By MATEUSZ PERKOWSKI
The Weyerhaeuser Co. reports that timberlands in the West are in a better position to benefit from the housing recovery than those in the South.
Log demand has rebounded more in the West because the region was able to capitalize on healthy exports to the Pacific Rim even before domestic usage improved, said Dan Fulton, the firm's CEO.
"The contrast between Western and Southern markets is dramatic," said Fulton during a conference call with analysts.
The company owns or leases about 2 million acres of forest in the Pacific Northwest and about 4 million acres in several southern states, according to a financial document filed with the U.S. Securities and Exchange Commission.
Despite its bigger land holdings in the South, that region accounted for only $61 million in log sales during the first quarter of 2013, compared to $177 million for the West.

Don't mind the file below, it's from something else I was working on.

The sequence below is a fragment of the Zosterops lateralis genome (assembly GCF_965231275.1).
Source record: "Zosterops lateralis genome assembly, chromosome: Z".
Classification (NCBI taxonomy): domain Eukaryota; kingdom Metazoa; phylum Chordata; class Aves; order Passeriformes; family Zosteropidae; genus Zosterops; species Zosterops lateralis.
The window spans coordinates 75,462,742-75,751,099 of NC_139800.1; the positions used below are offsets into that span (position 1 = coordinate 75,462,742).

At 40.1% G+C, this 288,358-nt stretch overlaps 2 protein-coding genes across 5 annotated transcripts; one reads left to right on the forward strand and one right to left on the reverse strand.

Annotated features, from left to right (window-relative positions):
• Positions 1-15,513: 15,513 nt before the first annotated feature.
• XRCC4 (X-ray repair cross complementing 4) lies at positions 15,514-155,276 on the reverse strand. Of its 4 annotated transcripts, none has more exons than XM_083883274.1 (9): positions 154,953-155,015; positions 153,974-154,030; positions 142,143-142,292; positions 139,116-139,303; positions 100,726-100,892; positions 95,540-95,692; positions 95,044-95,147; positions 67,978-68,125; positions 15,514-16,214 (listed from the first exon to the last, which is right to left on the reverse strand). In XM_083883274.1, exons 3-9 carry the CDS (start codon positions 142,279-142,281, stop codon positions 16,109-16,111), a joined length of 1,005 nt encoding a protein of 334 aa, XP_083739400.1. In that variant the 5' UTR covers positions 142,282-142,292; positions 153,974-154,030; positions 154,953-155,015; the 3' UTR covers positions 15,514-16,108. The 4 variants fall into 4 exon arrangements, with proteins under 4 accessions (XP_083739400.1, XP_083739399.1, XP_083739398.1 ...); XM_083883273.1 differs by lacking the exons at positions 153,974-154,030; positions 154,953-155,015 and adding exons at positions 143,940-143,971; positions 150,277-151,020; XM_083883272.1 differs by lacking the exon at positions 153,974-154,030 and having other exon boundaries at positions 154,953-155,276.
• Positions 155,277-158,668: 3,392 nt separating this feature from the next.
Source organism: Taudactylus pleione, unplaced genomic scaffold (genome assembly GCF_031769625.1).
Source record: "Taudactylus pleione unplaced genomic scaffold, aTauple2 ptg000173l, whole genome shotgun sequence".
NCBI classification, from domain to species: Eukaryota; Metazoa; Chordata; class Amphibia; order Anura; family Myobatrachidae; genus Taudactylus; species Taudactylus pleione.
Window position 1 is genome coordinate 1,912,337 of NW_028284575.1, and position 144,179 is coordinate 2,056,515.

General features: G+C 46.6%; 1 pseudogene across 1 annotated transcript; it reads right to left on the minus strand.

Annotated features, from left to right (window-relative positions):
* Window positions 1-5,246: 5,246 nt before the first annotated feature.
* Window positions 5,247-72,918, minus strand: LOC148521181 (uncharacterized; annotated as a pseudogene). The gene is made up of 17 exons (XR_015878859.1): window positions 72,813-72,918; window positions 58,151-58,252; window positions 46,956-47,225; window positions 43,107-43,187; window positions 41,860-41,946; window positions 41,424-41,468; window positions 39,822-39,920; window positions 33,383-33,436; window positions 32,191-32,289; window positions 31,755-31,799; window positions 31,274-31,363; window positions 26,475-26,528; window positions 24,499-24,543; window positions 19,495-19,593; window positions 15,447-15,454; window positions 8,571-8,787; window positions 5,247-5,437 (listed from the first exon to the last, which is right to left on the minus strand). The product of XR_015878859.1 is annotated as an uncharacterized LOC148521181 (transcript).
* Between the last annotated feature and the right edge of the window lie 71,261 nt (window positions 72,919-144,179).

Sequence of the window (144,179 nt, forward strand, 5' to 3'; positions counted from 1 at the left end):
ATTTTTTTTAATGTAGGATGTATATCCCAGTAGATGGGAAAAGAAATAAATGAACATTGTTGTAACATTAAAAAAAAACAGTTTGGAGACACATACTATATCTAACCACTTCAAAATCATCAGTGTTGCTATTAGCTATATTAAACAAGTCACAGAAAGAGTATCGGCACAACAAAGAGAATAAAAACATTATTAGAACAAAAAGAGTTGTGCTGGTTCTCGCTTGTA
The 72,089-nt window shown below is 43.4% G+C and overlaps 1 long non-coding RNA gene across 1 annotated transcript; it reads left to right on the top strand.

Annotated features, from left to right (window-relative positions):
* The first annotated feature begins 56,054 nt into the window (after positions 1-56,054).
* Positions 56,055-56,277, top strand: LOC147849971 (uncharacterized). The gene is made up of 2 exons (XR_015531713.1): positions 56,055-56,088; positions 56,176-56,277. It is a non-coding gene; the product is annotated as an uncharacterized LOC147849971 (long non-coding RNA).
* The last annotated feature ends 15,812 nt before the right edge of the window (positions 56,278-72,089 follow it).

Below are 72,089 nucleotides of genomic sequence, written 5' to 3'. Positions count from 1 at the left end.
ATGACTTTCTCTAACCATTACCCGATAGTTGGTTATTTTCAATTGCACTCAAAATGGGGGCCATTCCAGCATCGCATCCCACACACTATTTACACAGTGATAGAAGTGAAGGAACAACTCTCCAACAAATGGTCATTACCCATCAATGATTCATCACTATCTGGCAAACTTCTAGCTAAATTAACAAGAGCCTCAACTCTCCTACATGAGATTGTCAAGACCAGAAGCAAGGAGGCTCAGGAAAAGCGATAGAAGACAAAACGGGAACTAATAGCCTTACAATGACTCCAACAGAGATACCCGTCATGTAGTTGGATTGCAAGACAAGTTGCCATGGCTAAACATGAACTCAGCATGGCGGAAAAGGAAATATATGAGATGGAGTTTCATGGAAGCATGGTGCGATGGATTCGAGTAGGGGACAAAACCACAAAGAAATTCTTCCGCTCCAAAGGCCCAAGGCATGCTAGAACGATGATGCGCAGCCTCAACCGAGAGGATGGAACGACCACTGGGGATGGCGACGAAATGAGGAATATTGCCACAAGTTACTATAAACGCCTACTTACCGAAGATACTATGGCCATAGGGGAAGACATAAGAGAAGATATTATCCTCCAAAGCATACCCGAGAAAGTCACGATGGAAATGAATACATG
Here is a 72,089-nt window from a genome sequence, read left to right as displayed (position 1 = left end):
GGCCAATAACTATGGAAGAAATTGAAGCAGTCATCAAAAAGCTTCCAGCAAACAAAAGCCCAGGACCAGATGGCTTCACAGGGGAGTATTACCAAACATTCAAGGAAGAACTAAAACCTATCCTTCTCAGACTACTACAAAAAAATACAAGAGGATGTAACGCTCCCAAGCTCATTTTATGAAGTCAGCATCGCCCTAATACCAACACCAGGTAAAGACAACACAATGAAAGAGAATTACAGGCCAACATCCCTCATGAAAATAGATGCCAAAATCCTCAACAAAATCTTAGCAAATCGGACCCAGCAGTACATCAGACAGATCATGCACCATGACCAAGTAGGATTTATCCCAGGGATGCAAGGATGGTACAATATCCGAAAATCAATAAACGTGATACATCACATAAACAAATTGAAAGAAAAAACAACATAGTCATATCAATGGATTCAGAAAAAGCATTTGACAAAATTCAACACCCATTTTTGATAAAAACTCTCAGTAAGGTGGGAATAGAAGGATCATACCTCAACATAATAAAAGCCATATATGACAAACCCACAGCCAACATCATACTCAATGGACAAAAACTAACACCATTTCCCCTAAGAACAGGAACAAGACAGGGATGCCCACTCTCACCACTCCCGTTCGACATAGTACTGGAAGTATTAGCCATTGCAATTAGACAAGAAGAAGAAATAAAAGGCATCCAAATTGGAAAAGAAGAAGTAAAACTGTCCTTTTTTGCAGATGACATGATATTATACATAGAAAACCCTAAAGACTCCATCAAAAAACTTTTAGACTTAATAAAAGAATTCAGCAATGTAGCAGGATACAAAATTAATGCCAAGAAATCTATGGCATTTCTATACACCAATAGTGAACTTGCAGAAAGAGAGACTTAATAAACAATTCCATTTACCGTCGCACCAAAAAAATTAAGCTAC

As the housing market continues to improve, Weyerhaeuser expects the trend to lift the economic outlook of Southern timberlands as well, Fulton said.
"We're clearly on the path to recovery," he said, noting that the "entire industry is in the process of going back to work."
Weyerhaeuser has reported that its total sales -- including logs, wood products, pulp and real estate -- increased more than 30 percent in the first quarter of 2013, to $1.95 billion, compared to last year.
At $144 million, profits were more than three times higher compared to the first quarter of 2012, when the company reported $41 million in net income.
Weyerhaeuser attributes most of the revenue increase to larger sales volumes and higher prices for lumber, oriented strand board and plywood.
The company's real estate development operations give it a inside view of the housing market, and if its competitors are seeing similar successes, then the future bodes well for timber and wood products, Fulton said.
"Our inventory of completed but unsold homes continues to fall," he said.